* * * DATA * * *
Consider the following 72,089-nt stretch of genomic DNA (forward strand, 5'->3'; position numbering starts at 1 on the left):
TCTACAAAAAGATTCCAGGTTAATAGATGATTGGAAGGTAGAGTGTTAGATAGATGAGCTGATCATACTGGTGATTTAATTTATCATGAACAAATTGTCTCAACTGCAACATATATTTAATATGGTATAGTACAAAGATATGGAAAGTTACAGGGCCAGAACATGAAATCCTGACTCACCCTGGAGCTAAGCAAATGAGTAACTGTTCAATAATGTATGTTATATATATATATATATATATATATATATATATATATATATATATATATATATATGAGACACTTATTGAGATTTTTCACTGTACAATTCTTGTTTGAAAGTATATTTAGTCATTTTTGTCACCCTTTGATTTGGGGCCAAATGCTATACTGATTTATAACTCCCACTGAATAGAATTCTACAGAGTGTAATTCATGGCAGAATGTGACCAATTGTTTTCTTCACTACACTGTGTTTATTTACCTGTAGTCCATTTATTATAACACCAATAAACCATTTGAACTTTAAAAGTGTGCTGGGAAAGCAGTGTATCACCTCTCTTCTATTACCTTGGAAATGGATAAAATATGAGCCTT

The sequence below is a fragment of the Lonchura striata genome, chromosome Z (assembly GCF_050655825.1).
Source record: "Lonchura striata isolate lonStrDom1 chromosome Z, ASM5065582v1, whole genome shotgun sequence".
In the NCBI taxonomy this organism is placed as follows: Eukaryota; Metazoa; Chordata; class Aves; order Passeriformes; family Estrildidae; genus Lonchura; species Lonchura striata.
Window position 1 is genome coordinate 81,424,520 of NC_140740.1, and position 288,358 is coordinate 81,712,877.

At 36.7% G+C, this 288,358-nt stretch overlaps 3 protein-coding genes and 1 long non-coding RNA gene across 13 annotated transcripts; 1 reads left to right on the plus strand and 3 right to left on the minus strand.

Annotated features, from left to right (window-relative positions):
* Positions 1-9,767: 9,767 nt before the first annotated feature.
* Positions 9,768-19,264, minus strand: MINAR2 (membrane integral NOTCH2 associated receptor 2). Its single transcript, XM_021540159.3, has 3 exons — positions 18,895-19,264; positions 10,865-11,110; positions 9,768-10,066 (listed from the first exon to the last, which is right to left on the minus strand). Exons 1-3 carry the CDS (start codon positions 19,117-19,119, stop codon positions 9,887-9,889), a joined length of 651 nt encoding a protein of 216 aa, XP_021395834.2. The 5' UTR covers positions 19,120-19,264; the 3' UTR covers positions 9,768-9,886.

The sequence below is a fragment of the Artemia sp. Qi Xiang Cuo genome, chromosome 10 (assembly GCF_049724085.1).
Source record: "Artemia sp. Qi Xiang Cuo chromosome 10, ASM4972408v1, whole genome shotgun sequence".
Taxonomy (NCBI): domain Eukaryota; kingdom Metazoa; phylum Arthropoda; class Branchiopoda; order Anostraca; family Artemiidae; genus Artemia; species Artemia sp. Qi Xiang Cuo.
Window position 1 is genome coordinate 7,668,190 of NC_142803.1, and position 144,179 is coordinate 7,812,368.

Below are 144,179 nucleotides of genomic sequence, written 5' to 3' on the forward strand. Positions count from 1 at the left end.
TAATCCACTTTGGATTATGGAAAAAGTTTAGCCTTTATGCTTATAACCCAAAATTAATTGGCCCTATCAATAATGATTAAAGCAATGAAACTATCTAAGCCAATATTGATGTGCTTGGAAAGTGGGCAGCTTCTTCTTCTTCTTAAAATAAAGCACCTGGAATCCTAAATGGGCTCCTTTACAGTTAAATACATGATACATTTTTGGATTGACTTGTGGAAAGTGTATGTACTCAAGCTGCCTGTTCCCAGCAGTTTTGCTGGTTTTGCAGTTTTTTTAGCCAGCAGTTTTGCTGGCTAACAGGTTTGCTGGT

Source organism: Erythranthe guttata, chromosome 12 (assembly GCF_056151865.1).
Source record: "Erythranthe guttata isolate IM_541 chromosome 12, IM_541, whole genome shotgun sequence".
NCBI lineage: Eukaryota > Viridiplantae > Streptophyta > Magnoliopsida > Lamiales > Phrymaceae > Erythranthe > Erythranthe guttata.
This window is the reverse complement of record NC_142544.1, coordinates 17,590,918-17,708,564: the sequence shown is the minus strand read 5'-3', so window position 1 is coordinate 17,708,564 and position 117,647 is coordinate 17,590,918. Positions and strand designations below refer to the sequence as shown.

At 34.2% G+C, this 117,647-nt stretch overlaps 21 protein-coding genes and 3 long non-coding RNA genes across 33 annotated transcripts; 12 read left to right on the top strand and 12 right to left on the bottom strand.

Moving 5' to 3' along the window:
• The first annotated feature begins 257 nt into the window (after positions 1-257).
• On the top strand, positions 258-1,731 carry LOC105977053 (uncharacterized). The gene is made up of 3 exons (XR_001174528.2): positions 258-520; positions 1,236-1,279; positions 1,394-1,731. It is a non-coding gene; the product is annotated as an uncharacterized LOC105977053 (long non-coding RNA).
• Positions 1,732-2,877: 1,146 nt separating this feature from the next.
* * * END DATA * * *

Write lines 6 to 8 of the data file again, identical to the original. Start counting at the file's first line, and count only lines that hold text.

Window position 1 is genome coordinate 81,424,520 of NC_140740.1, and position 288,358 is coordinate 81,712,877.

At 36.7% G+C, this 288,358-nt stretch overlaps 3 protein-coding genes and 1 long non-coding RNA gene across 13 annotated transcripts; 1 reads left to right on the plus strand and 3 right to left on the minus strand.

Annotated features, from left to right (window-relative positions):